2. provoke, produce, elicit, call to mind, call forth, educe (rare) Hearing these songs can still evoke strong memories and emotions.

evoke

verb
To call forth or bring out (something latent, hidden, or unexpressed):
Translations
يُثير، يَسْتَرْجِعيَسْتَثير، يُثير
fremkaldefremmaneskabevække
vekja, kalla/laîa fram
pažadintisukeliantissukėlimasžadinantis
atsauktizraisīt
andırmakanımsatmakneden olmak

evoke

[ɪˈvəʊk] VT [+ memories] → evocar; [+ admiration] → suscitar, provocar

evoke

[ɪˈvəʊk] vt [+ memory, idea, response] → évoquer; [+ admiration] → susciter

evoke

vtheraufbeschwören; memory alsowachrufen; admiration, responsehervorrufen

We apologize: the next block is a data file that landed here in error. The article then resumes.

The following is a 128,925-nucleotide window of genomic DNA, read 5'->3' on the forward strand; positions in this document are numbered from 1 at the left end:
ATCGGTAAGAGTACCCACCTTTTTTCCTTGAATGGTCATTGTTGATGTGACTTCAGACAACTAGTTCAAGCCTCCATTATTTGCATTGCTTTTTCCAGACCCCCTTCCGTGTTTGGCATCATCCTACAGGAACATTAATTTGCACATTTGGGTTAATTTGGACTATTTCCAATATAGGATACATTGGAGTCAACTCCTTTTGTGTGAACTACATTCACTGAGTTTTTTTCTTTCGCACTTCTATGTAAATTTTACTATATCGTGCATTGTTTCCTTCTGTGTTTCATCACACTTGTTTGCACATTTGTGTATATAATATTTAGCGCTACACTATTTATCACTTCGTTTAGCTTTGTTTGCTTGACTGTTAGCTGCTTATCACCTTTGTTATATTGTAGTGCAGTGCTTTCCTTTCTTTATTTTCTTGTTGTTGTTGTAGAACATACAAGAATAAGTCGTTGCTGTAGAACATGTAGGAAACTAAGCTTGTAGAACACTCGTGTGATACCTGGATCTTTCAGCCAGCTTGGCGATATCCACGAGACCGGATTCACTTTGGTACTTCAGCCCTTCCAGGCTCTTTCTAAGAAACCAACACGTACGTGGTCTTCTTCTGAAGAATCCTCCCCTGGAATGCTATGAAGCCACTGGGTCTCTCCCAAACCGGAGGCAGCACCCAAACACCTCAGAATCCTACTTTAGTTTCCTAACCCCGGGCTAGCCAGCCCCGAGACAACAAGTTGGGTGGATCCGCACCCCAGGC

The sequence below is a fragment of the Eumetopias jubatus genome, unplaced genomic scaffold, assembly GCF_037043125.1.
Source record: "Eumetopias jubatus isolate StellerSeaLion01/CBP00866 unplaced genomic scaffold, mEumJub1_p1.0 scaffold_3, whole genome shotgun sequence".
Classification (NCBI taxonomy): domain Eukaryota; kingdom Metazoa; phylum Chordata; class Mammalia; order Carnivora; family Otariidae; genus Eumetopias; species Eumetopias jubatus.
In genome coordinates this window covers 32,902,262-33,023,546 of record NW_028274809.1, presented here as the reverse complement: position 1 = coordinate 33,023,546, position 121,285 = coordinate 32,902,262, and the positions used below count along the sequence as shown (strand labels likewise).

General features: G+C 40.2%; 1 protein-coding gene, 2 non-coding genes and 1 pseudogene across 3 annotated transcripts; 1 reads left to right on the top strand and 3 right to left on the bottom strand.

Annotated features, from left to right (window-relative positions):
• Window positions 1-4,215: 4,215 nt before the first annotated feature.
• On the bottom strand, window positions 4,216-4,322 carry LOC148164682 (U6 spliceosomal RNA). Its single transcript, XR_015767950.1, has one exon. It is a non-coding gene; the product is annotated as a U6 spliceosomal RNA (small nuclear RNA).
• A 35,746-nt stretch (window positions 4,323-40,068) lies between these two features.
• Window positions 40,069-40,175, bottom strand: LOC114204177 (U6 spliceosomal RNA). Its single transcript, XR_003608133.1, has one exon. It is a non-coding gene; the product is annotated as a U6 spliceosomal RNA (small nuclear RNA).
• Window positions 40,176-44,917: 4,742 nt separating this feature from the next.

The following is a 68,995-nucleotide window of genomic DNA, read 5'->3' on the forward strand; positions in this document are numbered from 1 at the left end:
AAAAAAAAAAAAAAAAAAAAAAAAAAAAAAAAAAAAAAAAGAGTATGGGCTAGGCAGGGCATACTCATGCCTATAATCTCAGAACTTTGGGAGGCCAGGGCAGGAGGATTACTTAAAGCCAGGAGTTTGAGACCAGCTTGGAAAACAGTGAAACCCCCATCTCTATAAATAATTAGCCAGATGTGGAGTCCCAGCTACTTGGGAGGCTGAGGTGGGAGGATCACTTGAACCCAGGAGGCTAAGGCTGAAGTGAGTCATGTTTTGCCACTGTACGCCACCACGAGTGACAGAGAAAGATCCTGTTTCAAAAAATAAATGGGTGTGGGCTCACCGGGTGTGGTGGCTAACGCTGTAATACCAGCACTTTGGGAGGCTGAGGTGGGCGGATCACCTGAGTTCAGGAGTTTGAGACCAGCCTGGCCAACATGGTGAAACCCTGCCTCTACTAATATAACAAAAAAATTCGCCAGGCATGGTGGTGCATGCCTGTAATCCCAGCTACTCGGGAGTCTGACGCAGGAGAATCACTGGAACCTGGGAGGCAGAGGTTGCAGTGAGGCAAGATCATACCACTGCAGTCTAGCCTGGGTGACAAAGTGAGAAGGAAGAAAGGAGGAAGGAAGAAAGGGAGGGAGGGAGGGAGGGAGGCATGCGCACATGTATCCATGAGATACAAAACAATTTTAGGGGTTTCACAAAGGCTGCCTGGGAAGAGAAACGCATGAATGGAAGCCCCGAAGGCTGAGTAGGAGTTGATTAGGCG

evoke

[ɪˈvəʊk] vt (memories) → evocare; (admiration) → suscitare

evoke

(iˈvəuk) verb
1. to cause or produce (especially a response, reaction etc). His letter in the newspaper evoked a storm of protest.
2. to bring into the mind. A piece of music can sometimes evoke (memories of) the past.
ˌevoˈcation (evəˈkeiʃn) , (ivouʃkeiʃn) noun
evocative (iˈvokətiv) adjective
tending to evoke memories etc.

evoke

vt. evocar, recordar.
References in classic literature ?
At the thought, the ambitious father almost consented, in his heart, that, if the devil's power were needed to the accomplishment of this great object, Maule might evoke him.
Or, to the unread, unsophisticated Protestant of the Middle American States, why does the passing mention of a White Friar or a White Nun, evoke such an eyeless statue in the soul?
Now, it is evident that the dramatic incidents must be treated from the same points of view as the dramatic speeches, when the object is to evoke the sense of pity, fear, importance, or probability.